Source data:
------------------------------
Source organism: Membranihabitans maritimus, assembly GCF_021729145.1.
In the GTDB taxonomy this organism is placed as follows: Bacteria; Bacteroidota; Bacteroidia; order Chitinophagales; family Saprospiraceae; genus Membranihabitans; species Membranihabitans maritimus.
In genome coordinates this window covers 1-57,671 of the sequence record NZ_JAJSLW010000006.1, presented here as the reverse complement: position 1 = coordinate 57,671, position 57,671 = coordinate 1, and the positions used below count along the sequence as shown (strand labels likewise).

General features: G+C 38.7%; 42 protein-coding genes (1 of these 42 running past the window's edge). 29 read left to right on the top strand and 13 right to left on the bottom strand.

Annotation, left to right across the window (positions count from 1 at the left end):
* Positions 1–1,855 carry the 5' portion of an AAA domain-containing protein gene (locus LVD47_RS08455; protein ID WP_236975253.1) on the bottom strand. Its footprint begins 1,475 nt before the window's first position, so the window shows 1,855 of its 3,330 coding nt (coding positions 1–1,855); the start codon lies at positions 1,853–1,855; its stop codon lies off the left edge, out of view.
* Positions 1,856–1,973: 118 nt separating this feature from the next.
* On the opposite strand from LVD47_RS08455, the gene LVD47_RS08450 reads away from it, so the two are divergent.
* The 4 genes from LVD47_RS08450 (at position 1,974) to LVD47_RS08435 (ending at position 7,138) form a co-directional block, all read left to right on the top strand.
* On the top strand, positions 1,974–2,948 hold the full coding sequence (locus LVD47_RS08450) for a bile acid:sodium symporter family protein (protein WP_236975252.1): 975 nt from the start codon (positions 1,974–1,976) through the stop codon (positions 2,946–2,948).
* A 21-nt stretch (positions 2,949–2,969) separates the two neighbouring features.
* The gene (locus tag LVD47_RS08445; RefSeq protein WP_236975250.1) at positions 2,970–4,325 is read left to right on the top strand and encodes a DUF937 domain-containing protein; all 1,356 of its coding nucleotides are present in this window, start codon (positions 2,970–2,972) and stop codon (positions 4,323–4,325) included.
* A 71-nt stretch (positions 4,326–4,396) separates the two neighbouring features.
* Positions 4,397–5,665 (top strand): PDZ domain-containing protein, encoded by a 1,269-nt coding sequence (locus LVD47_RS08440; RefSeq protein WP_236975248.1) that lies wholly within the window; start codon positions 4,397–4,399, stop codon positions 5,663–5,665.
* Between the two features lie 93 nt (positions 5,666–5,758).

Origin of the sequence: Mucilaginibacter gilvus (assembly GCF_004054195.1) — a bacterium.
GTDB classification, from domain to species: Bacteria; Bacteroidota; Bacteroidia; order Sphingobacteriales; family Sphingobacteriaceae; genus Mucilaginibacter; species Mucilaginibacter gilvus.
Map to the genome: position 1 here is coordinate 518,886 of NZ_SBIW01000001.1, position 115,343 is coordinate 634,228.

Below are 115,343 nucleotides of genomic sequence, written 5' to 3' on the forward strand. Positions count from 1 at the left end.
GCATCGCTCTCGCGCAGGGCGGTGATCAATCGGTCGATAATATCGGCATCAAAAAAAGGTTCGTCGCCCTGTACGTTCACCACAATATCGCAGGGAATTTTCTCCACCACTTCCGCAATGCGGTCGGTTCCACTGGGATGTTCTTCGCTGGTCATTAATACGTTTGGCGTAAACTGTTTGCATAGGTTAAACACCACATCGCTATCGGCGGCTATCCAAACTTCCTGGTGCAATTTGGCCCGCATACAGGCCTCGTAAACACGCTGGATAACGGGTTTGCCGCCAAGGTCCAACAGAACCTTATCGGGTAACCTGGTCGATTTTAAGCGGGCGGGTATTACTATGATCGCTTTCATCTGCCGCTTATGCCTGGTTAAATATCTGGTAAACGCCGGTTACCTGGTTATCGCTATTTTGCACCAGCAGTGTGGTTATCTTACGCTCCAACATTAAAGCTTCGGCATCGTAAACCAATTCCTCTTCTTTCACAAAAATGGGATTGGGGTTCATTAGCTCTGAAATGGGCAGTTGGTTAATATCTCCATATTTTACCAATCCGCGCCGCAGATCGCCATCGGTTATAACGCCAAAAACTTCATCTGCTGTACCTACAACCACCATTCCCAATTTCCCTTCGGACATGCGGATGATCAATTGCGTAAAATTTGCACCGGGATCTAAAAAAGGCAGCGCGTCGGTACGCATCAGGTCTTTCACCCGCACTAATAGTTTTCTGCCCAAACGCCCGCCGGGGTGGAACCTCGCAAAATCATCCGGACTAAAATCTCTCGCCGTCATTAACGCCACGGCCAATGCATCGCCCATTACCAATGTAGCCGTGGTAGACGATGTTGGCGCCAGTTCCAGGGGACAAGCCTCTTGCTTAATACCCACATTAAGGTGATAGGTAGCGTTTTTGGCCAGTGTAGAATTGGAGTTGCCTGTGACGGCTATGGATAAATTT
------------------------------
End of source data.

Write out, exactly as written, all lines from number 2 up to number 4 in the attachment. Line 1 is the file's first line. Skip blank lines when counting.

In the GTDB taxonomy this organism is placed as follows: Bacteria; Bacteroidota; Bacteroidia; order Chitinophagales; family Saprospiraceae; genus Membranihabitans; species Membranihabitans maritimus.
In genome coordinates this window covers 1-57,671 of the sequence record NZ_JAJSLW010000006.1, presented here as the reverse complement: position 1 = coordinate 57,671, position 57,671 = coordinate 1, and the positions used below count along the sequence as shown (strand labels likewise).

General features: G+C 38.7%; 42 protein-coding genes (1 of these 42 running past the window's edge). 29 read left to right on the top strand and 13 right to left on the bottom strand.